Shares of MercadoLibre (NASDAQ: MELI), an online commerce platform throughout Latin America, plunged as much as 12% during Thursday's trading session, after a report surfaced that Amazon.com (NASDAQ: AMZN) may expand its presence in Brazil.
Chalk up another company that's been "Amazoned." According to Brazilian newspaper Valor Economico, Amazon may be gearing up to launch into new markets in Brazil within the week. Its launch could include books and electronics, although the product categories it caters to could grow in the months to come.
Goldman Sachs analyst Irma Sgarz has suggested that Amazon's push into Brazil would have margin-negative impacts for MercadoLibre and other e-commerce companies operating in the country. Sgarz believes market share and gross merchandise volume would decrease, and that companies like MercadoLibre would have to offer incentives such as free shipping to attract consumers. In particular, Sgarz litsts MercadoLibre's electronics market share as being at the greatest risk from Amazon's expansion.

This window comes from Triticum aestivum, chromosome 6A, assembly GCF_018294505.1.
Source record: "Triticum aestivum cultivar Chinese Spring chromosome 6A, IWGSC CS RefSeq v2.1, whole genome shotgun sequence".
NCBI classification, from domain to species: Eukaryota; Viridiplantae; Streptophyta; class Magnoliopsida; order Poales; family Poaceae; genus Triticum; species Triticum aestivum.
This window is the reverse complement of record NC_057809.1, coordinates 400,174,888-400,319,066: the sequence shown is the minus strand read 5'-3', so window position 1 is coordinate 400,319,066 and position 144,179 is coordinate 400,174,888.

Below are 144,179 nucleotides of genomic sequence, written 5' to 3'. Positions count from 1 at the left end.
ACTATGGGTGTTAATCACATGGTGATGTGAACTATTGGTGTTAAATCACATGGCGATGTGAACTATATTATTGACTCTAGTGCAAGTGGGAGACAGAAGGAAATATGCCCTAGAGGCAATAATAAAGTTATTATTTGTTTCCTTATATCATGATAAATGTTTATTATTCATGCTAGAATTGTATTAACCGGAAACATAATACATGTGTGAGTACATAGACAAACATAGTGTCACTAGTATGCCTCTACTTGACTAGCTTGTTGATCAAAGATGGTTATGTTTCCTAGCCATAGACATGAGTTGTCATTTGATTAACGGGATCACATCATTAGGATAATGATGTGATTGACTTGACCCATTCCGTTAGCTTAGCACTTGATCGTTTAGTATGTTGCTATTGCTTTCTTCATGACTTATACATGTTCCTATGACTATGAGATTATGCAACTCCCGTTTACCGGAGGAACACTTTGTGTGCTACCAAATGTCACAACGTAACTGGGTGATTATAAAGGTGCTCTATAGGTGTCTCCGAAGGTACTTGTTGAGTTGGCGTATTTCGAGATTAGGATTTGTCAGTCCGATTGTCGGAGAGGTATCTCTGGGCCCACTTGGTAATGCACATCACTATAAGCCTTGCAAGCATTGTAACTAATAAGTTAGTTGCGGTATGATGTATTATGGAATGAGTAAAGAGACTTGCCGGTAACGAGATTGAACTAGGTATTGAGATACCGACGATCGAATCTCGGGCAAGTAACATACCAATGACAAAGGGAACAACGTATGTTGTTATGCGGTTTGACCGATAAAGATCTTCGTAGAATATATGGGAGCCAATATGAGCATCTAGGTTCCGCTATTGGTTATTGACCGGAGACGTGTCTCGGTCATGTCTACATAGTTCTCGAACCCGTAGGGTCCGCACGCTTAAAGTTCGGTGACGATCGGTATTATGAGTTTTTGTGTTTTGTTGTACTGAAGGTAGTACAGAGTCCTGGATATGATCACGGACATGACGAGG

This marks the second time in just over two months that MercadoLibre shareholders have been clobbered by unwelcome news. In August, shares of MercadoLibre fell by a double-digit percentage after disappointing second-quarter results. Despite 59% sales growth, which topped expectations, the company's adjusted EPS of $0.61, a 16% increase from the previous year, missed consensus estimates by almost 40%.
What makes Amazon's entrance so noteworthy is that, based on a constant currency basis, Brazil has consistently been MercadoLibre's fastest-growing market. Sales grew in Brazil by a respective 41%, 76%, 92%, 106%, and 75% over the past five quarters (beginning in Q2 2016 through Q2 2017). Therefore, margin contraction in Mercadolibre's prime market could steal some of the company's growth thunder and force Wall Street to lower growth expectations.
However, you shouldn't count on MercadoLibre just yet, according to my Foolish colleague Danny Vena. The company's cross-docking capabilities in Argentina, Brazil, and Mexico, which improves the efficiency of receiving product and sending that product out to the consumer, along with its MercadoPago payment platform, provide value beyond just its e-commerce platform. There are still plenty of channels available for MercadoLibre to grow.
The big question at this point is just how well the company is able to defend its turf against a company with pockets as deep as Amazon. Only time will tell.
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